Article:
I see messes being made every day at school. Sometimes they are cleaned up together and sometimes they are not. We in education don’t always have the time, the space, the skills and the resources necessary to clean up our messes together. But when we do. Oh when we do it can be a thing of beauty.
Just last week I was called to a classroom because a small child was having a meltdown. He was convinced that a classmate had stolen his pencil. In his anger and frustration he knocked over his classmate’s desk and made a huge mess and an even bigger scene. I didn’t remove him from the class. I could have because he was disrupting the learning. Once I got him calm enough to listen to me I knew exactly what we had to do. I had seen this before.
I had him begin to clean up the mess that he had made. He began shoving his classmate’s materials back in his desk and trying to make right what he had wronged. But as I watched him, I realized that he had no idea how his classmate had originally organized his desk. So I called his classmate over. To help show him how to clean up the mess. Where to put the materials. How to fix the desks that had been shoved. This other student did not have to help us. But he did. And he did it well.
Do you know what else? Before it was all over he made the choice the to give his classmate the pencil that he thought belonged to him. The pencil that caused this fit in the first place. Not because it really did belong to him. No, I believe he gave it to him because he could see that it meant so much to him. He chose to be kind.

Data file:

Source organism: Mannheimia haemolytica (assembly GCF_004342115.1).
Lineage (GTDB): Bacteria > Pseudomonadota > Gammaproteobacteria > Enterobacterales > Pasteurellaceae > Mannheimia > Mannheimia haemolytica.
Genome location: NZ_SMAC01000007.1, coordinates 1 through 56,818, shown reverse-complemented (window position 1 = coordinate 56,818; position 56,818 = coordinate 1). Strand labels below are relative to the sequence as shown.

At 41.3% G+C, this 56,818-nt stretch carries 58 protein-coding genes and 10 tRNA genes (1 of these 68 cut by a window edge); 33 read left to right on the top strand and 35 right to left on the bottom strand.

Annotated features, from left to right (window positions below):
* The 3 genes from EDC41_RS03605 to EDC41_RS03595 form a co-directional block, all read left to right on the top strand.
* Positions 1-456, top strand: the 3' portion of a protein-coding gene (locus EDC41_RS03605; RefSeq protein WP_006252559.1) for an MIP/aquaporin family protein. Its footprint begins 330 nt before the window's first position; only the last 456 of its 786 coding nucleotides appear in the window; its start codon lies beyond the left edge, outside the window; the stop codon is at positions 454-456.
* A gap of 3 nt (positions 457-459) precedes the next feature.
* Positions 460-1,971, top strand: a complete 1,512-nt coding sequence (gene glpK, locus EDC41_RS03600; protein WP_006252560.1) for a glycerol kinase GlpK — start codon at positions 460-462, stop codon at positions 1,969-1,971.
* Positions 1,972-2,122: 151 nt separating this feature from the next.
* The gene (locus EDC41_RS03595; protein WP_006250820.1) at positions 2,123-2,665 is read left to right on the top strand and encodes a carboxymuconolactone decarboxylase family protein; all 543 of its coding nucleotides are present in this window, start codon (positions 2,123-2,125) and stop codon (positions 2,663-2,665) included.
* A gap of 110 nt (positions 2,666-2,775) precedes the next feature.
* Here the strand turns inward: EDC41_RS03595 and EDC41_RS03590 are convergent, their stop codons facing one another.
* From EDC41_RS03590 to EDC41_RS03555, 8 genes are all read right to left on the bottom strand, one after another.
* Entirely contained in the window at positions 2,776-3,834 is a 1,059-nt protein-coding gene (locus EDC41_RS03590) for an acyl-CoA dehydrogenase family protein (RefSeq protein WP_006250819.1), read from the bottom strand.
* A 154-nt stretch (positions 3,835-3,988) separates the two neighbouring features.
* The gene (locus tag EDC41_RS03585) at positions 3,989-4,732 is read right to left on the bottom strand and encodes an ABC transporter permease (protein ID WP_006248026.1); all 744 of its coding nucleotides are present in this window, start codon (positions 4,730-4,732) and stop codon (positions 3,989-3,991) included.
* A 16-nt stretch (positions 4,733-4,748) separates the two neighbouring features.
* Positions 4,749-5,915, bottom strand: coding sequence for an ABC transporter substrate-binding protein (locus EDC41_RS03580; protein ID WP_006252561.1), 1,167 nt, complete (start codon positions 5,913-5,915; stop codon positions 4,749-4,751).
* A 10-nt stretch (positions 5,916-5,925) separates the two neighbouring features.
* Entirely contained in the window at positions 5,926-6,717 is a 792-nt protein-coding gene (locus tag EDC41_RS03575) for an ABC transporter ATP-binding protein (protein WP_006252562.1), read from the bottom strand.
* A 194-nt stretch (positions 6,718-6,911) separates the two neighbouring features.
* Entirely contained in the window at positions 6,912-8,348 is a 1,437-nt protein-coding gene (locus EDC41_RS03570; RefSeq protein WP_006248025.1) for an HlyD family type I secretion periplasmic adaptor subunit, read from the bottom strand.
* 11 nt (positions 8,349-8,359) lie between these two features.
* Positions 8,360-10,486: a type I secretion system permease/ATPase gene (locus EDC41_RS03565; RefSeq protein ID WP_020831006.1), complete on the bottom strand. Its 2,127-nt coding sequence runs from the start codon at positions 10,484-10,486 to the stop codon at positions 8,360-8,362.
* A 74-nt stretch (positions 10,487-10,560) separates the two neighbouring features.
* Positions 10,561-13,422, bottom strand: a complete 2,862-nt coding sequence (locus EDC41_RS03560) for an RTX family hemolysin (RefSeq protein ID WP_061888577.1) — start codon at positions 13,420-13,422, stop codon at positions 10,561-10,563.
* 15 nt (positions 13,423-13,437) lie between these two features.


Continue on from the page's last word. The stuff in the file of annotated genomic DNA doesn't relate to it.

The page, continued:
The next day as the kids were leaving school to get on the bus I couldn’t help but notice that the kid who had shown so much kindness and compassion the day before, was crying. I asked him what was wrong. He told me he had lost one Bee. This simply meant that he had misbehaved and now his parents would need to sign his Bee Chart indicating that they were aware.
I took pause. Because while I had no idea what this child had done to lose his Bee, I did know that what he had shown me the day before was lovely, kind and beautiful. And that losing just one Bee was no big deal. But it was to him. I explained to him that we all make mistakes. That what he showed me the day before was rare and beautiful and special. That was what mattered most. He wasn’t convinced. But I had to try.
I need to make sure that I call his parents this weekend. They need to know that while their son may have lost a Bee this week, he gained something that can’t be recorded on a piece of paper. He gained the further admiration of his assistant principal and hopefully his classmates.
Oh and by the way, when the timer went off we took the bread out of the oven and waited for it to cool.
It wasn’t shaped like the loaves you buy at the store.
It didn’t slice well, so we had to break pieces off with our hands.
And, as you can see below, like us, it had many bumps, cracks and ridges.
Photo by Jon Harper
But guess what?
It was A-W-E-S-O-M-E!
Maybe the best bread I’ve ever had in my life.
I’m glad we finished what we started.
I’m glad we cleaned up the mess.